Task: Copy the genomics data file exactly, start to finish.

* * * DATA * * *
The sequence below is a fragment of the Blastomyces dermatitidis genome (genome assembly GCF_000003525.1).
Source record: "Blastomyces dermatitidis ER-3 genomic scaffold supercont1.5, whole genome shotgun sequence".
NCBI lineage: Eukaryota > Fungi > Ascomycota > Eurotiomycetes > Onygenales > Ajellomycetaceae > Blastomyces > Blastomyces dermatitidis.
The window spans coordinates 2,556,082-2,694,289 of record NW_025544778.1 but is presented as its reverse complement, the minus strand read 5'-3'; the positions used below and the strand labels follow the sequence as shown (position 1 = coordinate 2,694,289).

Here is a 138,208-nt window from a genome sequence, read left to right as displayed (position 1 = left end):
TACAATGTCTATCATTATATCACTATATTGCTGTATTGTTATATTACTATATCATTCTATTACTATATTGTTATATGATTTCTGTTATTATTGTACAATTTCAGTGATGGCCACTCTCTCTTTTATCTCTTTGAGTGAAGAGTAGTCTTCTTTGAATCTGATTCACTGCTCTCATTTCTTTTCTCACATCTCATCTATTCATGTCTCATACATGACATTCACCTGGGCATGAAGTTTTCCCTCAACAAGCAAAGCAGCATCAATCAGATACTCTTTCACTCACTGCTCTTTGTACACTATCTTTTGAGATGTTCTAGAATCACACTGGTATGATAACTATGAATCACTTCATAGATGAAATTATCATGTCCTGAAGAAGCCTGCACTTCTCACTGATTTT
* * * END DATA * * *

The sequence below is a fragment of the Blastomyces dermatitidis genome (genome assembly GCF_000003525.1).
Source record: "Blastomyces dermatitidis ER-3 genomic scaffold supercont1.5, whole genome shotgun sequence".
NCBI lineage: Eukaryota > Fungi > Ascomycota > Eurotiomycetes > Onygenales > Ajellomycetaceae > Blastomyces > Blastomyces dermatitidis.
The window spans coordinates 2,556,082-2,694,289 of record NW_025544778.1 but is presented as its reverse complement, the minus strand read 5'-3'; the positions used below and the strand labels follow the sequence as shown (position 1 = coordinate 2,694,289).

Here is a 138,208-nt window from a genome sequence, read left to right as displayed (position 1 = left end):
TACAATGTCTATCATTATATCACTATATTGCTGTATTGTTATATTACTATATCATTCTATTACTATATTGTTATATGATTTCTGTTATTATTGTACAATTTCAGTGATGGCCACTCTCTCTTTTATCTCTTTGAGTGAAGAGTAGTCTTCTTTGAATCTGATTCACTGCTCTCATTTCTTTTCTCACATCTCATCTATTCATGTCTCATACATGACATTCACCTGGGCATGAAGTTTTCCCTCAACAAGCAAAGCAGCATCAATCAGATACTCTTTCACTCACTGCTCTTTGTACACTATCTTTTGAGATGTTCTAGAATCACACTGGTATGATAACTATGAATCACTTCATAGATGAAATTATCATGTCCTGAAGAAGCCTGCACTTCTCACTGATTTT